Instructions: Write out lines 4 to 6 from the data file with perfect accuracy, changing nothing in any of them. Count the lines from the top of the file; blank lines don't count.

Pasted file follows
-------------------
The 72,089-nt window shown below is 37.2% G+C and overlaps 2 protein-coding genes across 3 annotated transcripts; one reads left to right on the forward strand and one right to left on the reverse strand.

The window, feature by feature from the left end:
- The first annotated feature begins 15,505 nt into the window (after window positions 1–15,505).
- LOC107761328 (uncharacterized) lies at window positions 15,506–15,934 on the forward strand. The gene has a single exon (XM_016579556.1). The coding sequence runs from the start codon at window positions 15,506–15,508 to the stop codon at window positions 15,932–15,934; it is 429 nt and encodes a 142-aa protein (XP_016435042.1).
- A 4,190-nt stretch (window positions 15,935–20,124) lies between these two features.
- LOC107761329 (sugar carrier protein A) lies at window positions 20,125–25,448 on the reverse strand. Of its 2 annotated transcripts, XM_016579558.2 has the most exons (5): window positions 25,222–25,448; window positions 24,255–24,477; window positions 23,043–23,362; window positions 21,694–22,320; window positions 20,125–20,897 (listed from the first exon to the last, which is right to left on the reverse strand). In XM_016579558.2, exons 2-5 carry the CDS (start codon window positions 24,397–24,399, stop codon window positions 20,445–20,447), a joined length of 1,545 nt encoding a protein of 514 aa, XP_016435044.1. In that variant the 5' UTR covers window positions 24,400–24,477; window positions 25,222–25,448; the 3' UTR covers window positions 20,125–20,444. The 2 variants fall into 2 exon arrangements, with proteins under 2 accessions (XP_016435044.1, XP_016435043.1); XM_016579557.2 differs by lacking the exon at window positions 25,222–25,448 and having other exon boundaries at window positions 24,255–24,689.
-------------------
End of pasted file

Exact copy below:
- LOC107761328 (uncharacterized) lies at window positions 15,506–15,934 on the forward strand. The gene has a single exon (XM_016579556.1). The coding sequence runs from the start codon at window positions 15,506–15,508 to the stop codon at window positions 15,932–15,934; it is 429 nt and encodes a 142-aa protein (XP_016435042.1).
- A 4,190-nt stretch (window positions 15,935–20,124) lies between these two features.
- LOC107761329 (sugar carrier protein A) lies at window positions 20,125–25,448 on the reverse strand. Of its 2 annotated transcripts, XM_016579558.2 has the most exons (5): window positions 25,222–25,448; window positions 24,255–24,477; window positions 23,043–23,362; window positions 21,694–22,320; window positions 20,125–20,897 (listed from the first exon to the last, which is right to left on the reverse strand). In XM_016579558.2, exons 2-5 carry the CDS (start codon window positions 24,397–24,399, stop codon window positions 20,445–20,447), a joined length of 1,545 nt encoding a protein of 514 aa, XP_016435044.1. In that variant the 5' UTR covers window positions 24,400–24,477; window positions 25,222–25,448; the 3' UTR covers window positions 20,125–20,444. The 2 variants fall into 2 exon arrangements, with proteins under 2 accessions (XP_016435044.1, XP_016435043.1); XM_016579557.2 differs by lacking the exon at window positions 25,222–25,448 and having other exon boundaries at window positions 24,255–24,689.